Incredible devastation has been the story of the 2017 hurricane season. With two Category 5 storms making landfall in the Caribbean, the period has been improbable, at least in terms of the historical record. Yet researchers have been saying for some time that years like this were possible, if not likely, as the oceans rapidly warm thanks to climate change.
A longtime reader of The Star has given me a copy of pages from an 1839 diary kept by a Long Island woman named Maria Willets, which describes a seven-and-a-half-day tour she and her husband, Stephen Willets, took in August that year, more than 175 years ago, from Westbury to Montauk and back.
A group of us were on the beach Sunday night watching the sunset over the hills across the bay as a sound like thunder rolled across the water. Because it was not quite dark, our assumption was that it could not be fireworks, and no distant sparks could be seen on the horizon, and some among our group of picnickers assumed the end was nigh.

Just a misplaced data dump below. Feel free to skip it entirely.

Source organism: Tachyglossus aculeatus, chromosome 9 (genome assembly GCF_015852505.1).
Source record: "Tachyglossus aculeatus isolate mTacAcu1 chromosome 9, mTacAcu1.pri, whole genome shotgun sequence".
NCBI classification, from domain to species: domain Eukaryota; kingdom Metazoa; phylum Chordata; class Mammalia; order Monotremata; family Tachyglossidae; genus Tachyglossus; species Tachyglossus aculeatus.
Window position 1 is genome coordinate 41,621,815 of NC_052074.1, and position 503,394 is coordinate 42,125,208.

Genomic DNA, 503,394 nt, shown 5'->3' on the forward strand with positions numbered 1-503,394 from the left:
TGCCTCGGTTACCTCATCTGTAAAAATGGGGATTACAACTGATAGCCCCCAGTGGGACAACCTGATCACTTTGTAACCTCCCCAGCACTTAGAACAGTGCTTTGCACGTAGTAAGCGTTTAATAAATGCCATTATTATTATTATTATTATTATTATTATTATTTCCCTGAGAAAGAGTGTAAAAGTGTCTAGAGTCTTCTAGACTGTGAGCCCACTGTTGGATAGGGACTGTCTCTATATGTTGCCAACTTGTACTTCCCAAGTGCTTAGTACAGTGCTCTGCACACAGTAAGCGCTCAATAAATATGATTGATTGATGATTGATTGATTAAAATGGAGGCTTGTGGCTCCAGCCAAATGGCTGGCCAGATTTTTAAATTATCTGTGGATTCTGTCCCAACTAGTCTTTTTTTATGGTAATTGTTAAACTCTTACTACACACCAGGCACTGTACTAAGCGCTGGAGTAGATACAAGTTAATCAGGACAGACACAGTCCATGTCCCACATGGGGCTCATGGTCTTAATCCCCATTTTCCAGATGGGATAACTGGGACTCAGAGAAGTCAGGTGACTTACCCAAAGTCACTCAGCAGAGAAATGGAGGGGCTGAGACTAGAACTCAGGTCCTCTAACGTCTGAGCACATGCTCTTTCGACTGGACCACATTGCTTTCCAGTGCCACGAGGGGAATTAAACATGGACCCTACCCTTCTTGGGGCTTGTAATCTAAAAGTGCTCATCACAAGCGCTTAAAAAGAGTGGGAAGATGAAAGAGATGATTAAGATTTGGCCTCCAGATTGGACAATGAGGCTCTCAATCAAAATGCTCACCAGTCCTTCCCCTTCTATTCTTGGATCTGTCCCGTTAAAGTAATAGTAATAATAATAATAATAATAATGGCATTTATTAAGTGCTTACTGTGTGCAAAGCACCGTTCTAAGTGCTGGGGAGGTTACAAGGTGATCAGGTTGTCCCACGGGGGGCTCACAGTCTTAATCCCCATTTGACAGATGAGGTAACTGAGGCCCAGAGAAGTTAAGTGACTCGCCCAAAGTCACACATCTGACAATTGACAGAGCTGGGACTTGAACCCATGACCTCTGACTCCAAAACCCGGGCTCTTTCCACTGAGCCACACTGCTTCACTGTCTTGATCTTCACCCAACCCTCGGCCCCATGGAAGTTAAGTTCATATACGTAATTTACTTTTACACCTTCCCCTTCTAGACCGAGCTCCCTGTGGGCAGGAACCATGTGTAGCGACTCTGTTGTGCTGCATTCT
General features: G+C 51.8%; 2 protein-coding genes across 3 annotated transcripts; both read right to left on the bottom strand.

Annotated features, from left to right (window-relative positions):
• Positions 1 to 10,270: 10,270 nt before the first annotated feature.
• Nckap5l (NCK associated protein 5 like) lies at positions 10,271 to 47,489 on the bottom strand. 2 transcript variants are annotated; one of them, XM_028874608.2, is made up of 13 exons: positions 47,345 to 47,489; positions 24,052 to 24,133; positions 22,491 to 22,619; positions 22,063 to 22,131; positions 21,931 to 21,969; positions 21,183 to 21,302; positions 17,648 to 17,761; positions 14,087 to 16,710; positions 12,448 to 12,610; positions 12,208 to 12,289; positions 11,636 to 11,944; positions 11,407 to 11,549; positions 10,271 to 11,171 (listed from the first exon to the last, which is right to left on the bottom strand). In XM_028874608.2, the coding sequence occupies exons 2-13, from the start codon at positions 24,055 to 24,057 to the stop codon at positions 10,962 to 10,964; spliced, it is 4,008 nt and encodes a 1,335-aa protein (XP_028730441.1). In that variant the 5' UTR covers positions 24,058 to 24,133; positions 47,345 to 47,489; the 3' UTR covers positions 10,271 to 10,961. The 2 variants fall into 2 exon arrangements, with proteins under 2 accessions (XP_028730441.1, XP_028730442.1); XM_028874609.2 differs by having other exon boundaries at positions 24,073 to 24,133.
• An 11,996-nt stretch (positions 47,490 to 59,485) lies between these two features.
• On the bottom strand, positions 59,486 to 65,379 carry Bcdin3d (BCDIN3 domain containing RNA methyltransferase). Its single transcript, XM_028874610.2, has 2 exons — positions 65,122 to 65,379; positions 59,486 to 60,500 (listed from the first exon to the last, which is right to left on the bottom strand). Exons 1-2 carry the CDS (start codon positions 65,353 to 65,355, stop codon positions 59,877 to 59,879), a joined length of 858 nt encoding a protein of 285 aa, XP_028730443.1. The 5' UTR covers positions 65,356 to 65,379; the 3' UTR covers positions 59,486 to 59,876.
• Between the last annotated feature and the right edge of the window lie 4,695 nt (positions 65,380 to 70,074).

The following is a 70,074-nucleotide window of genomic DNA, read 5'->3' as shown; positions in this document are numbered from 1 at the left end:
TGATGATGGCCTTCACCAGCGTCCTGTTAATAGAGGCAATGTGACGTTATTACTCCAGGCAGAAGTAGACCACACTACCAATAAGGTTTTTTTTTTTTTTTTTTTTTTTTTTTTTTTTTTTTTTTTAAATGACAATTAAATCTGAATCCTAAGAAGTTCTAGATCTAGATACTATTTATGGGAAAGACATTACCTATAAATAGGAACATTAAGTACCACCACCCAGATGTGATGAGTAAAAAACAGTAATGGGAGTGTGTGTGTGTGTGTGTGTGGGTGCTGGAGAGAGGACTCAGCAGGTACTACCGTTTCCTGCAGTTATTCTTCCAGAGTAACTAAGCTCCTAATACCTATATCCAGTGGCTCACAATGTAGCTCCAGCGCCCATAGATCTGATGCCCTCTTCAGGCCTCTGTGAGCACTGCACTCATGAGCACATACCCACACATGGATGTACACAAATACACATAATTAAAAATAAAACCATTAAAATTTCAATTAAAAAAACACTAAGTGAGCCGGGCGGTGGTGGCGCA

The Hampton Jitney bus door opened and people began to board. Leroy Fixx positioned himself six or seven bodies behind a girl he’d already noticed. She was pretty, with short brown hair, and wore beige chinos with a black tank top that featured her chest. Leroy couldn’t take his eyes off her.
The East Hampton Village Trustees appear willing to listen to ideas about how to lessen leaf-blower noise. However, as the board considers what primarily is an annoyance, it should also think about a safety problem on village streets — massive landscaping trailers parked in the lanes of travel as workers tend to adjacent properties.
While we were thinking about leaf blowers, we learned that East Hampton Town’s elected officials may be about to reinstitute free leaf pickup service in some form or other. This is an exciting prospect for residents, many of whom sorely missed the old program after it was eliminated in 2011.